Posted by Pspace 07/17/2009 at 07:59 PM

Cosi, I've come to think of junk as a synonym for slice....I used to think it was a stupid shot, i.e., there was something you could do 7 of 10 times to gain the advantage in the point against a slicer. Fed convinced me that it's a great baiting tactic if it's backed up by good passers, which are much easier to hit with the new strings.

Posted by Christopher 07/17/2009 at 09:06 PM

Great post! I think one of the most frustrating things is when I'm beating someone and they obviously start tanking by just going for everything. I remember once this happened when the person actually started making a bunch of these shots and was threatening a comeback as I tightened up. Fortunately, he did too and that was that.

Posted by crazyone 07/17/2009 at 09:06 PM

this was a really fun piece Steve, my favorite was this one:

"I used to play a tennis opponent who hit his second serve as flat as his first. Because of this, his second delivery routinely hit the tape and bounced long for a double fault. After I would beat him, he would inevitably ask me, as if he honestly wanted to know the answer, “How many second serves do you think I hit that hit the tape and went out?” I wouldn’t answer, of course, because he didn’t really want to know. He wanted to point up his “bad luck.” I refrained from telling him that this wasn't bad luck. It was the reason the rest of the world spent the time to develop a kick serve."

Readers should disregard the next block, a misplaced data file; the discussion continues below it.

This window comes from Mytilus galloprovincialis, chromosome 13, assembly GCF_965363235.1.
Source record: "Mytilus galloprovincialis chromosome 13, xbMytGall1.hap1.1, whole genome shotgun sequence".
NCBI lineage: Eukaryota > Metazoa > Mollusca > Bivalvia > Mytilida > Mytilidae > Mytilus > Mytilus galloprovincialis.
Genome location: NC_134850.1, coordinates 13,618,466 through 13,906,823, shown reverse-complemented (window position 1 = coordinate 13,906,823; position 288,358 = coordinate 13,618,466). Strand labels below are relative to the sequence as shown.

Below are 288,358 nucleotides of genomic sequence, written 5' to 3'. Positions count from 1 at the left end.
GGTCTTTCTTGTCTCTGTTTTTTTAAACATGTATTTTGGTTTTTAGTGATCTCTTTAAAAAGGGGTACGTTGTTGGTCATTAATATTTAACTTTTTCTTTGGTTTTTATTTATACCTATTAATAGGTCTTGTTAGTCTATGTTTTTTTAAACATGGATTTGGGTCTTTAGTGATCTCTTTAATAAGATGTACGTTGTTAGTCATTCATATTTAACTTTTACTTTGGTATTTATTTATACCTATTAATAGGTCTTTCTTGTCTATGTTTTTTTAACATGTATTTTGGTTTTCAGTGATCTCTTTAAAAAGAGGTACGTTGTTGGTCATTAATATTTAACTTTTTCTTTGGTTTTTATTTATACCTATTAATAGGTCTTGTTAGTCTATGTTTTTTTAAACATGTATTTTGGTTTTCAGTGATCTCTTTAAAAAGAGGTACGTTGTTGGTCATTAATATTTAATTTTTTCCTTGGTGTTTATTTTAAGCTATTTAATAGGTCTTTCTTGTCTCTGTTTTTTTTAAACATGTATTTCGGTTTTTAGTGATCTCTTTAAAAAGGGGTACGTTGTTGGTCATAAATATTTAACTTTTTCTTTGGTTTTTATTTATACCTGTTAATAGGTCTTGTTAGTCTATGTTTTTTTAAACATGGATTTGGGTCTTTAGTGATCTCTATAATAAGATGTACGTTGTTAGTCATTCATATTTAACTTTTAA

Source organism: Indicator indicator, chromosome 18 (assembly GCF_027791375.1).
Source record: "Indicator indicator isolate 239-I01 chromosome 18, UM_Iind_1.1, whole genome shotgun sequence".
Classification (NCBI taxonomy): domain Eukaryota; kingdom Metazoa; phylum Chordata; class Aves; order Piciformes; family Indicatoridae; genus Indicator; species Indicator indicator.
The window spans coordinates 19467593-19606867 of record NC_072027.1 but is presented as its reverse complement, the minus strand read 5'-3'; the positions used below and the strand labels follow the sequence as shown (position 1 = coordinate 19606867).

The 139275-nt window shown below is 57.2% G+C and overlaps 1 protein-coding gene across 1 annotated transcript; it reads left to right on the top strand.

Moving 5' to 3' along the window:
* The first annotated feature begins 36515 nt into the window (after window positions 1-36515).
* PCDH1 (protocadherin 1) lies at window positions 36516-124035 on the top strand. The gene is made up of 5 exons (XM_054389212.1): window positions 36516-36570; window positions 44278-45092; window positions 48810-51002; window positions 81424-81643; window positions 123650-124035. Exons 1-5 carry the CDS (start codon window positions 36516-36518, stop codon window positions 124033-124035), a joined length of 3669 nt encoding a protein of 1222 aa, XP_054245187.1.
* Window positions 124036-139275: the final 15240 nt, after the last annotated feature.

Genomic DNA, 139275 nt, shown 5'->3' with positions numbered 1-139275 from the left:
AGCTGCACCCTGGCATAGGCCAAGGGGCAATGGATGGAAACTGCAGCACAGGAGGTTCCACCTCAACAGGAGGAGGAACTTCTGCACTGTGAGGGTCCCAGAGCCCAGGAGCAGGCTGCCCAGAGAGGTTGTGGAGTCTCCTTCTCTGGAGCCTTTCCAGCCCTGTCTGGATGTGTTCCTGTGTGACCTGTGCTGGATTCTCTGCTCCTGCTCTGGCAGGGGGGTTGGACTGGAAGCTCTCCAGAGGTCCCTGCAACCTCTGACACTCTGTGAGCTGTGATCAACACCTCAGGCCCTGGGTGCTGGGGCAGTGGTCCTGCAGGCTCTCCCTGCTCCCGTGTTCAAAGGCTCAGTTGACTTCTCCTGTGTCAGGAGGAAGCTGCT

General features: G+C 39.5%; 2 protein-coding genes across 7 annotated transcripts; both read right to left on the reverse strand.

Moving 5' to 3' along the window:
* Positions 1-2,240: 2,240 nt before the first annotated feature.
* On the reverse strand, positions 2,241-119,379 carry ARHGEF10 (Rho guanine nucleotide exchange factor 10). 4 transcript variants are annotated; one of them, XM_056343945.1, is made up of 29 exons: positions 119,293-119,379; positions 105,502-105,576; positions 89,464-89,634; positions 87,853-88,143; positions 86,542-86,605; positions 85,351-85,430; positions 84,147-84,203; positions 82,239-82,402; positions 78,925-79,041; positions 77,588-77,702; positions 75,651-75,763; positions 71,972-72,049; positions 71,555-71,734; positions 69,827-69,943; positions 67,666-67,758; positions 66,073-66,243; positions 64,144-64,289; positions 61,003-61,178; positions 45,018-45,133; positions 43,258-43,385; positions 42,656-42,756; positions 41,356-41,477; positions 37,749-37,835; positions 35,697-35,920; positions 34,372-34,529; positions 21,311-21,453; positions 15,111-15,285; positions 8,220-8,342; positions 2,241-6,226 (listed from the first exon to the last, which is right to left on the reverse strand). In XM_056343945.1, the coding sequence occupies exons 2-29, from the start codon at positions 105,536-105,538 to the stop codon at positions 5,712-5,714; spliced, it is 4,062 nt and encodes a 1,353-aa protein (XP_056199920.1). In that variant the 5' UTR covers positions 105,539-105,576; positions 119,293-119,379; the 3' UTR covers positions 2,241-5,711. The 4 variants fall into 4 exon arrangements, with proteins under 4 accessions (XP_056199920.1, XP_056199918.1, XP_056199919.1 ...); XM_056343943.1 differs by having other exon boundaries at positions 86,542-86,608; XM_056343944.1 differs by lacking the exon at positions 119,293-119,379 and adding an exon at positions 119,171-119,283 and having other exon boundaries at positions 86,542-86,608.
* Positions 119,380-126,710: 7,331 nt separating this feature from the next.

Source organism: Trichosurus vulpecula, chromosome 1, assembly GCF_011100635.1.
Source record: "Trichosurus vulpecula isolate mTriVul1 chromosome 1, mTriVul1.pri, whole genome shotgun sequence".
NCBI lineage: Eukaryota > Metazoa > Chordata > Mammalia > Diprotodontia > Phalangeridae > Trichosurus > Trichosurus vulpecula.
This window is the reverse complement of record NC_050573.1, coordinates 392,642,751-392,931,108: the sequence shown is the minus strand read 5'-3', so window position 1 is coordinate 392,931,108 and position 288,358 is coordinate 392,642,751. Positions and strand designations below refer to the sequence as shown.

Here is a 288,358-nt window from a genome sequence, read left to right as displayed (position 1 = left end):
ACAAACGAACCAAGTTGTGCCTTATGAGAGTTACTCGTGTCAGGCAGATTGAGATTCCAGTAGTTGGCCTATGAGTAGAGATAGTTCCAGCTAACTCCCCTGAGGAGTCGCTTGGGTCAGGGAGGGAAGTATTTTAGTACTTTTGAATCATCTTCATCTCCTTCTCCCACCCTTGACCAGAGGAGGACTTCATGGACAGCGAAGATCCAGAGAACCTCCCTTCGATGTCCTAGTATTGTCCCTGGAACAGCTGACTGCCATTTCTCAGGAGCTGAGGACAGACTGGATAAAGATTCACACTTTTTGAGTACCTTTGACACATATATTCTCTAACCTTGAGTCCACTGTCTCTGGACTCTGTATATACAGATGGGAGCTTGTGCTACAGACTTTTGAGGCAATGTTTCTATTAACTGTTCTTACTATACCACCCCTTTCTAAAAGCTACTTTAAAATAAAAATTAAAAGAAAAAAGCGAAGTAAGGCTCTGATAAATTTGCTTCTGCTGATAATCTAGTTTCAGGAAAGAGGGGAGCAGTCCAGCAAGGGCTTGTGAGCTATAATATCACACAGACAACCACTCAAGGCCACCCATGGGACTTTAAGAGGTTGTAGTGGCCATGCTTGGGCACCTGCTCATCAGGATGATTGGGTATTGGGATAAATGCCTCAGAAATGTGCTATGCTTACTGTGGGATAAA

Posted by Sher 07/17/2009 at 09:11 PM

[Here’s a favorite infantile maneuver of an old squash partner. Every match that I won somehow, for no apparent reason, “didn’t count.” We’d play three out of five sets, I’d destroy him in the first three, and he’d say, “OK, another one, this is the one that counts.” When I beat him nine or 12 or 15 straight times, he’d say, “That didn’t count. One more game for a beer, so this is the one that counts.”]

This reminds me so much of a few of the posters on this and other sites..."that argument didn't count..." *snorts*